Albany Police Launch Therapy Dog Program

May 30, 2019

The Albany Police Department has introduced its newest recruit: a 15-month-old black lab named “Maxie,” part of its new therapy dog program. 

Curled up next to Albany Police Chief Eric Hawkins, “Maxie” sports a bright red collar and equally bright – albeit droopy – eyes. The well-tempered dog is shy and maybe a little tuckered out right now, but next week she and her handler, Officer Kyle Haller, will be working hard in Florida, training her to be a therapy dog – specifically for officers and staff at the Albany Police Department. Chief Hawkins says the idea came from watching the work of therapy dogs in hospitals, schools, and courtrooms.

“And we saw how these therapy dogs are helping folks who are in these environments reduce stress, and reducing blood pressure, and [improving] their cardiovascular health – and just the therapeutic effects that these therapy dogs have," Hawkins explains. "And so we thought, ‘Why not see if this type of innovation can work in a law enforcement environment and in a municipal environment?’”

Chief Eric Hawkins announces the Albany Police Department's new therapy dog program Tuesday.
Credit Jesse King / WAMC

Maxie’s original owner, Jennifer Harmon, donated her to the police department in April. The program is backed by the Fire Foundation and MVP Healthcare, which donated $10,000 to get the initiative off the ground. MVP Healthcare Community Engagement Leader Ellen Sax says the organization was eager to get involved.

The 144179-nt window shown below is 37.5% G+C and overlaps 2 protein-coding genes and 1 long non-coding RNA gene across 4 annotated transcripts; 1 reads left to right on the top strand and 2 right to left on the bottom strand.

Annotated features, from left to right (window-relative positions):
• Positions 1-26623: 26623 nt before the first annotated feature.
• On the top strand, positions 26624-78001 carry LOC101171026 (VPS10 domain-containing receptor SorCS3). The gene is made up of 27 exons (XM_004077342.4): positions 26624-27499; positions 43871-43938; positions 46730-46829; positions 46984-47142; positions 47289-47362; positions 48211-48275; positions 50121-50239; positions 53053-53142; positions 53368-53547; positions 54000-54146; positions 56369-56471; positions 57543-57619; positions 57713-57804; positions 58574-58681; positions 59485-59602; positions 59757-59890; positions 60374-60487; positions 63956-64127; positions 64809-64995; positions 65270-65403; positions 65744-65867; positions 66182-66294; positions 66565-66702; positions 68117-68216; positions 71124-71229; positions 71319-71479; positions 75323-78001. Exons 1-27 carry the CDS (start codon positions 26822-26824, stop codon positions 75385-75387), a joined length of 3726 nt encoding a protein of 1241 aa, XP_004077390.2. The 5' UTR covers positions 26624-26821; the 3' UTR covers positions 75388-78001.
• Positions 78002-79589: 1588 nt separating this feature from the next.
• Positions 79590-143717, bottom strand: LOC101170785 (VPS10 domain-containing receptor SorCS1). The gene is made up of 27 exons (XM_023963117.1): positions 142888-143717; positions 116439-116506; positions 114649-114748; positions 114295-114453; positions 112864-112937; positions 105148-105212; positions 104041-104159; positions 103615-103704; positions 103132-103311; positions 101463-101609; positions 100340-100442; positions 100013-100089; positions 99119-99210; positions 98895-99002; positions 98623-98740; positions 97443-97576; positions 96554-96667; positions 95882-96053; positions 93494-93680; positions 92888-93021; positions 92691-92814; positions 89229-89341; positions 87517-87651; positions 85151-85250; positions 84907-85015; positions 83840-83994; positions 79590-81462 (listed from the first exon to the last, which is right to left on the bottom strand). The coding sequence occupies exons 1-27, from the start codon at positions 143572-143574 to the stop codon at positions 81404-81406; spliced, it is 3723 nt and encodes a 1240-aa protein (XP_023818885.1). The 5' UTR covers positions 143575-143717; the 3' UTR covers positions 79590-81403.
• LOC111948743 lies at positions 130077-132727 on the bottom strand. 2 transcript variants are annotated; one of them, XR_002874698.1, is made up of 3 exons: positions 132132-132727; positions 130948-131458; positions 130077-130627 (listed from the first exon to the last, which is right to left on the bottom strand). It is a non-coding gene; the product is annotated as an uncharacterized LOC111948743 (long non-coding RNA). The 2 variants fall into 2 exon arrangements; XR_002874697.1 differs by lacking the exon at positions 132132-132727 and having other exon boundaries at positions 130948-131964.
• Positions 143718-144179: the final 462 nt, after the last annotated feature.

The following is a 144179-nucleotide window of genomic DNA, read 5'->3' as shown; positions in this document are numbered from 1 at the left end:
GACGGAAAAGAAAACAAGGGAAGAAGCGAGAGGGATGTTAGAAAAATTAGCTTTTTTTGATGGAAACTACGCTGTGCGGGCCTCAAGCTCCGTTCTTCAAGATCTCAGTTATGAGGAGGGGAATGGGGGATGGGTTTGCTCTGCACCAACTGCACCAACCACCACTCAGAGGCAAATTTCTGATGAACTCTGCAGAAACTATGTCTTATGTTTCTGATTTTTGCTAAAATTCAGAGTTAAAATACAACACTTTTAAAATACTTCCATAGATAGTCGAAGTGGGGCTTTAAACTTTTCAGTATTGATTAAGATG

“We know that therapy dogs can be a pathway to health, whether it’s a child, an adult, or even a police officer who suffers a traumatic incident," Sax says. "And we will see some wonderful things that Maxie can do to help out in those situations.”

“Those situations” can involve comforting officers who’ve experienced trauma, or simply reducing stress and anxiety in the workplace. Hawkins says the therapy dog program will work much like the department’s canine unit – most of the time Maxie will live with and accompany her handler.

“And when the handler has downtime, the handler can go around the different stations and other work environments that we have and just let the dog interact with some of our employees," Hawkins explains. "But then also get out into the community, and do some of the community pop-ups that we do, and some of the other engagements that we do to help to build some bridges out in our community – because people tend to soften up a little bit when they see a nice, cuddly dog.”

When she’s not with Officer Haller, Maxie will stay with her secondary handler, Officer Jan Mika. Mika, who has his own pets at home, says he’s looking forward to introducing Maxie to his family.

“Her name – she’s actually named after one of my friends that I went to the Police Academy with that passed away. It was just a random thing – you know, I didn’t know the name was going to be associated with him, so that was cool to hear that," Mika notes. "I have two kids that are looking very forward to having another dog in the house, so it’ll be pretty cool.”

To get her ready for the job, Chief Hawkins says the training will teach Maxie how to remain calm in large crowds.

“And then the next step is where they actually learn food tolerance and things like that, and how to not respond if they are petted or pawed or touched in any ways like that," he adds. 

A second dog will be assigned to Officer Joseph Lynch, who is part of the Neighborhood Engagement Unit, at the Florida training. Upon return, both dogs will receive additional training and their therapy dog certifications.